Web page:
by Mark Dvorak
For a long time now I've been a fan and a student of the music of Huddie Ledbetter, the great Lead Belly. In the summer of 1990, I set out towards Shreveport, Louisiana, to get a taste of life in the South, hoping to learn more about Huddie Ledbetter. I visited the Shreveport Library and looked at old newspaper clippings in the micro film file. I learned that although Lead Belly is considered to be a folk hero of legendary proportion to many of us in the north, very few of the people I met had even heard of him. For an African-American man who lived in the times Lead Belly lived, in the place Lead Belly lived, adulation was not easy to come by. It was different there.
One article described a lengthy and heated discussion surrounding the placing of a historical marker commemorating Mooringsport, LA as the home of America's great folk song artist. One resident said (paraphrase), "We generally don't like to build memorials to murderers in our town." It was agreed then the marker would go by the park at Caddo Lake, not on the main highway. Another article discussed how Texas was ready to claim him as a native son, when Louisiana declared they weren't interested in furthering his name or his art or his musical legacy.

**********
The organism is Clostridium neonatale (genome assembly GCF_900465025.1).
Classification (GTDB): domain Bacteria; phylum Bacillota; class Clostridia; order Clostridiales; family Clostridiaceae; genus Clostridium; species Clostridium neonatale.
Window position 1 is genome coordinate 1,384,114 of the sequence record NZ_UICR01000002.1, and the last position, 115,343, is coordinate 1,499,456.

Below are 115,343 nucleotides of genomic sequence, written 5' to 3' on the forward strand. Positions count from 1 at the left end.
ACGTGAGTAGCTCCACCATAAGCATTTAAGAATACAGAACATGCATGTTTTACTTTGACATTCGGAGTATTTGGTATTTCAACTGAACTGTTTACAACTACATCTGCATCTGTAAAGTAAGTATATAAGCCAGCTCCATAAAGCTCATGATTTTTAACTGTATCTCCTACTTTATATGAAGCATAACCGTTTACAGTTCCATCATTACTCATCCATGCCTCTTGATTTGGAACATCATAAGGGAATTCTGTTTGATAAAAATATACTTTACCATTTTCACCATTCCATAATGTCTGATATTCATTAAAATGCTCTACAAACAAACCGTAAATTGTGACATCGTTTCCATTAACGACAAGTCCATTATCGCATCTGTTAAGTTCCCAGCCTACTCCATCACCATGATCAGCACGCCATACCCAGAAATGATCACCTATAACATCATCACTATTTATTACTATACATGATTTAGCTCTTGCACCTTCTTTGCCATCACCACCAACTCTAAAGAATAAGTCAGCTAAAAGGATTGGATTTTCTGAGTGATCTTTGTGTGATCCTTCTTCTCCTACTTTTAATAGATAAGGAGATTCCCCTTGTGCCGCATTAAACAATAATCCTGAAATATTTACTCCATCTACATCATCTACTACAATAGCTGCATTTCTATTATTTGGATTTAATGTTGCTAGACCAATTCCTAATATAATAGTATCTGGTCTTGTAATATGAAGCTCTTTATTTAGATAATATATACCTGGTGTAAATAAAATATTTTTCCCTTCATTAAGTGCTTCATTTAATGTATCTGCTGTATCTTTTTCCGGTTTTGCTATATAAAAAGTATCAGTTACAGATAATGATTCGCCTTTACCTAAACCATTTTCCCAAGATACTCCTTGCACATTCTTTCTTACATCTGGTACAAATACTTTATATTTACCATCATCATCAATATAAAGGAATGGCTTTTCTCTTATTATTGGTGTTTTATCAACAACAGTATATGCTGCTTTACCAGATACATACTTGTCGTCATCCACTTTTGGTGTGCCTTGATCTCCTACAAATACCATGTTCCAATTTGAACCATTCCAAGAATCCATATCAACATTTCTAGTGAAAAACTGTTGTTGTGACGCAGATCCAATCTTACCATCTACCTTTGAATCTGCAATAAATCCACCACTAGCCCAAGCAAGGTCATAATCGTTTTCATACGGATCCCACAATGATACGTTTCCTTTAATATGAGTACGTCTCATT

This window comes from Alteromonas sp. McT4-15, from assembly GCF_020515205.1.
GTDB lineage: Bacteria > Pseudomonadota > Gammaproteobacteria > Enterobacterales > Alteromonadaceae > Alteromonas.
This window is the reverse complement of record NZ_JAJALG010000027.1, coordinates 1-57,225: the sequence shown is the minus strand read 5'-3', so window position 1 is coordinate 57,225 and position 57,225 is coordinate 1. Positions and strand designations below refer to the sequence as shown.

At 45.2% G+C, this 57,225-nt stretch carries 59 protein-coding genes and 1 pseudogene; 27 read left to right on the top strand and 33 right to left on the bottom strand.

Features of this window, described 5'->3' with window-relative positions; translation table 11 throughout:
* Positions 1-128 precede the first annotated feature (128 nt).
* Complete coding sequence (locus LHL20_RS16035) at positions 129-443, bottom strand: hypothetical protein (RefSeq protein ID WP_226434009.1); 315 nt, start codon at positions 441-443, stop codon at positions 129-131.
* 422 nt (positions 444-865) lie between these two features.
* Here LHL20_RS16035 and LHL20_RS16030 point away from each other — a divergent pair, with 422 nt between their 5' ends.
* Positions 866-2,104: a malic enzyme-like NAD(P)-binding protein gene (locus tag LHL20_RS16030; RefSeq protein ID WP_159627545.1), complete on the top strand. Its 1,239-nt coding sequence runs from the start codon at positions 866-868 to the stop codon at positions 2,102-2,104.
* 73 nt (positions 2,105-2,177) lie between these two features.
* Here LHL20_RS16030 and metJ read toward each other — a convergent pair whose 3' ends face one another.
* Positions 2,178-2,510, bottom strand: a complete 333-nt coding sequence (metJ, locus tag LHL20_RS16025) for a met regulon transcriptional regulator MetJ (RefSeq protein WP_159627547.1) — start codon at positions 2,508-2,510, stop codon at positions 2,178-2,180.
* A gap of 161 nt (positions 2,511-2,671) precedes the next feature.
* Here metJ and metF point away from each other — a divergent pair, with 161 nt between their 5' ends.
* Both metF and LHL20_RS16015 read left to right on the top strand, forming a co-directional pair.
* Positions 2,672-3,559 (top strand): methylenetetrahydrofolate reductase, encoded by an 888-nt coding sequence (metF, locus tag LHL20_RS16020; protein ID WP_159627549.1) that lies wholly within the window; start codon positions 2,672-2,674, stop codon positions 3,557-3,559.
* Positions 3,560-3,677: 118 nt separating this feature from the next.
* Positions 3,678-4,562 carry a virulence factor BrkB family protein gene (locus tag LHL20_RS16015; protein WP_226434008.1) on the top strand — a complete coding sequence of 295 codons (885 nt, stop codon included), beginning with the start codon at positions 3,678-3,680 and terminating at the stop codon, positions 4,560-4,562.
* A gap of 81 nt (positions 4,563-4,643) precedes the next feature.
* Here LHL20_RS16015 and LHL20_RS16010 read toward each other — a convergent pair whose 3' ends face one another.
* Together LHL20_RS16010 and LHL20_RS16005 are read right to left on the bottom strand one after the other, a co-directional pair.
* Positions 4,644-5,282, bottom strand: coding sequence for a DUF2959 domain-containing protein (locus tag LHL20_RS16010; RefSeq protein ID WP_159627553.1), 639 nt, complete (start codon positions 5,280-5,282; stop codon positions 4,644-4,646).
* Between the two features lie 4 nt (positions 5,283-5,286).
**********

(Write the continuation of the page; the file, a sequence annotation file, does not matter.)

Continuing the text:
I learned the Irene of "Irene Goodnight" was indeed a real person, a woman who died in the mid-1980s at a ripe old age, and I found out where Lead Belly is buried.
On his record, Last Sessions, Lead Belly tells exactly how to find the old red light district in Shreveport. I listened in the car to him describe it on cassette, "You find the new church on Texas Avenue and go down the hill" (the church was built in 1910; new when Lead Belly was about 21). The corner of Fannin Street and Douglas was once at the heart of night life in old Shreveport - night clubs, whorehouses and hotels. When I visited, it was mostly vacant lots and empty buildings. Lead Belly played a lot of music in that neighborhood at one time. I took some snapshots and a little girl asked what I was doing there and if I could make a picture of her too.
That next winter I wrote an essay about my trip and my impressions of Lead Belly. It was fashioned into a script with the help of a man named Scot Witt and produced into a radio documentary for WDCB Public Radio. The show played in 160 markets across the country and won a 1993 Peter Lisagor Award for journalism; something I had not expected but find myself proud of to this day.
I have re-edited the text from this documentary and will present it Tuesday, January 29, 2008 for Chicago's first ever birthday party for Huddie Ledbetter. My friend Sue Strom will do the reading and join me in the singing of a selection of Lead Belly's best known songs. The program will take about an hour, probably less.
Please stop by if you can, or drop a note if you can't.
ON THE TRAIL OF THE GREAT
TUESDAY • JANUARY 29 • 10 PM
SUSAN STROM • MARK DVORAK
IN A CELEBRATION OF THE LIFE & MUSIC OF HUDDIE LEDBETTER
THE GRAFTON • 4530 N. LINCOLN • CHICAGO, IL
773.728.9000 • ONE NIGHT ONLY • NO COVER